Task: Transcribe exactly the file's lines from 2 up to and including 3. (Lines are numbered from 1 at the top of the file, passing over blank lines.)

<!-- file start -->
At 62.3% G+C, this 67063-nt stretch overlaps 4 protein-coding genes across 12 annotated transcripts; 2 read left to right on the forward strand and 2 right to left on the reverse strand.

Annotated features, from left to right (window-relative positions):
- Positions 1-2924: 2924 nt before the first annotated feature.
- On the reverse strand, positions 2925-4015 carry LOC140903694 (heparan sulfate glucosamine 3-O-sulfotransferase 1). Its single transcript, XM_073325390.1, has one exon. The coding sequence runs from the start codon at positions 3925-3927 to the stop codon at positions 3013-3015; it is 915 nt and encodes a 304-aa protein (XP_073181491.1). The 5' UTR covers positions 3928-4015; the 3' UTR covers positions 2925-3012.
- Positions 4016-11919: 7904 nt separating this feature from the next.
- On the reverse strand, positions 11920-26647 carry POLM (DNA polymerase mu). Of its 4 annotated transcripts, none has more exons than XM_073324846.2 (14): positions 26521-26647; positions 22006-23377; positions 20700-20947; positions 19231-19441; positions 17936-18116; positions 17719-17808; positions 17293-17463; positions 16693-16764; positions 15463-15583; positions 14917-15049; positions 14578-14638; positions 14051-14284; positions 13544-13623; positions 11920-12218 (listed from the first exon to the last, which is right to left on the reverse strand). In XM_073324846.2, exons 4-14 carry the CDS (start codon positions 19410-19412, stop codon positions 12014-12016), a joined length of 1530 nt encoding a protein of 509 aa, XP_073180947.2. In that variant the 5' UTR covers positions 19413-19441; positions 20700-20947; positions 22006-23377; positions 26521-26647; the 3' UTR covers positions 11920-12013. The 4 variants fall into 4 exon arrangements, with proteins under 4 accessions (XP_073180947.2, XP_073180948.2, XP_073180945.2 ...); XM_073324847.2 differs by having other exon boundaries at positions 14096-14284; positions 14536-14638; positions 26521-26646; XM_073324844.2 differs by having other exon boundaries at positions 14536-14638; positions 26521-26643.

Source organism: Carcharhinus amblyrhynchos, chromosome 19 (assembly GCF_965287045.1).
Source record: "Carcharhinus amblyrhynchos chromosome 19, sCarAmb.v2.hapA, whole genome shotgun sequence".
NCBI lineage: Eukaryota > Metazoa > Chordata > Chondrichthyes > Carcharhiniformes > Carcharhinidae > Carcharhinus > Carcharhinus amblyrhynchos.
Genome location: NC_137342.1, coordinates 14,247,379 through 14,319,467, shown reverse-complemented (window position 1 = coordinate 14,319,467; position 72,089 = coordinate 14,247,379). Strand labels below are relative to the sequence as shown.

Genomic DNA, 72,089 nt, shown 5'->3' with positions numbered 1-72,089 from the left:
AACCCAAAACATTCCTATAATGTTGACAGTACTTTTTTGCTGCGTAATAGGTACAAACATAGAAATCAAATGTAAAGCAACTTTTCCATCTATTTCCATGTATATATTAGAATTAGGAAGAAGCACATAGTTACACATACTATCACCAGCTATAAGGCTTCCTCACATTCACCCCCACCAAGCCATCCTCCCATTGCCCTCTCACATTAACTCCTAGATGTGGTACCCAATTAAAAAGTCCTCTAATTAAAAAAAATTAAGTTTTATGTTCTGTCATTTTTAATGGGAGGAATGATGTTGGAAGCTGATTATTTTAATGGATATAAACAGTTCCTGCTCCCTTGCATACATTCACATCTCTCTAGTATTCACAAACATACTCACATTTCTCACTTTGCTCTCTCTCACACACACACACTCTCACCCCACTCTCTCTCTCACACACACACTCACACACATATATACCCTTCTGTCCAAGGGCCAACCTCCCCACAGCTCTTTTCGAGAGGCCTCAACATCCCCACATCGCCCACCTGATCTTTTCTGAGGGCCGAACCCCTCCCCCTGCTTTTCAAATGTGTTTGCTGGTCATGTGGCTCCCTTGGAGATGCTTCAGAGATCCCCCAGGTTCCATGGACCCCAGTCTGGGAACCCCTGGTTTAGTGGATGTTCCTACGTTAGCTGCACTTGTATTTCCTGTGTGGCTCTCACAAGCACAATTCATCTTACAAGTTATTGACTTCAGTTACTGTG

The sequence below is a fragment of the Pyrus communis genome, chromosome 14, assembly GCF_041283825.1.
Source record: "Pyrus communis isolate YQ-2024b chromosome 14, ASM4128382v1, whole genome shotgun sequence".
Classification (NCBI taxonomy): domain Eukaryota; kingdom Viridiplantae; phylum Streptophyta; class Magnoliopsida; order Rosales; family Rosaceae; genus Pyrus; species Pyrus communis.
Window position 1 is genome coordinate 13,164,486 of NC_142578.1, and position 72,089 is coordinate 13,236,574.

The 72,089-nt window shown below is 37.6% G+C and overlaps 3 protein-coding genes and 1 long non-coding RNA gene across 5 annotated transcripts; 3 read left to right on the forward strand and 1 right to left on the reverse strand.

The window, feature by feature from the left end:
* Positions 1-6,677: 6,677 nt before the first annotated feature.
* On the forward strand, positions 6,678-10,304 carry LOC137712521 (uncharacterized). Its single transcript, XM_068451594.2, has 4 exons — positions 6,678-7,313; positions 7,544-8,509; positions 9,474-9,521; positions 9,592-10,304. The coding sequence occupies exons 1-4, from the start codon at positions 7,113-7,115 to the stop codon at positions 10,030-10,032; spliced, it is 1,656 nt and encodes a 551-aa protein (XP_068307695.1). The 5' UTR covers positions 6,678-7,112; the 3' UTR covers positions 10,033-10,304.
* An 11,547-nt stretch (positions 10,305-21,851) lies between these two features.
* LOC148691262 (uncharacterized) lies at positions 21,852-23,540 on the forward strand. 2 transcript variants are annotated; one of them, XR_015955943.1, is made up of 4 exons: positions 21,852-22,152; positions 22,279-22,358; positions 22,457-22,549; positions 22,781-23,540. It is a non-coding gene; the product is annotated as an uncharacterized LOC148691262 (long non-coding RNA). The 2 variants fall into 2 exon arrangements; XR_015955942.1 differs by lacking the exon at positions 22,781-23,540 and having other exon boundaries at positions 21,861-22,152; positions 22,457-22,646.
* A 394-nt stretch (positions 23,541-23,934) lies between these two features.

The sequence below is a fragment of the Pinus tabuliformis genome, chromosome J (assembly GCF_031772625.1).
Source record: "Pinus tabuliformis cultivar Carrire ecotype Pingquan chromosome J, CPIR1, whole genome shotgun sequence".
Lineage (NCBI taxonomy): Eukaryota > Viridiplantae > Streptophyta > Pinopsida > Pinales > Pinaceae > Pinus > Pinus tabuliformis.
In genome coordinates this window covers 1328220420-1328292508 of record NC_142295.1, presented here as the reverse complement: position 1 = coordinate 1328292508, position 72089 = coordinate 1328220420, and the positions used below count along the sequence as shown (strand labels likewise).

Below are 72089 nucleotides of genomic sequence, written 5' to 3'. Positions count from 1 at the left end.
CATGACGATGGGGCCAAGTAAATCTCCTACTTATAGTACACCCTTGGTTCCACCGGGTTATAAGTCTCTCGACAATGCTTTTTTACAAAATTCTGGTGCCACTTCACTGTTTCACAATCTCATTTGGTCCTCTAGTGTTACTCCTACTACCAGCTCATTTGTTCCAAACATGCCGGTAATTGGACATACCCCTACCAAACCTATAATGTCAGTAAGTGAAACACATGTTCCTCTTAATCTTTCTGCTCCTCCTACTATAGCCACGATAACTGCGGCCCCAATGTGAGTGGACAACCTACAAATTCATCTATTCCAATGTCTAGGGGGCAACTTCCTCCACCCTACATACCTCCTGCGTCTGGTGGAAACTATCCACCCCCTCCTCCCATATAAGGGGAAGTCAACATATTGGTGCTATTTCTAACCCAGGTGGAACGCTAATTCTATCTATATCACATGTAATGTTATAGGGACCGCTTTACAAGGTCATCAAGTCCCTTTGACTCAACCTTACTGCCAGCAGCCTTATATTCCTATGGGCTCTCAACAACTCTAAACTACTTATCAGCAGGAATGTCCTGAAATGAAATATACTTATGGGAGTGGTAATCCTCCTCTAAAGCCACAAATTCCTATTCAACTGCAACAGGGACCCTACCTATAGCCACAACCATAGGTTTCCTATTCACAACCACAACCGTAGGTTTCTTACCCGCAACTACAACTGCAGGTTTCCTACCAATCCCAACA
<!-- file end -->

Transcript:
Annotated features, from left to right (window-relative positions):
- Positions 1-2924: 2924 nt before the first annotated feature.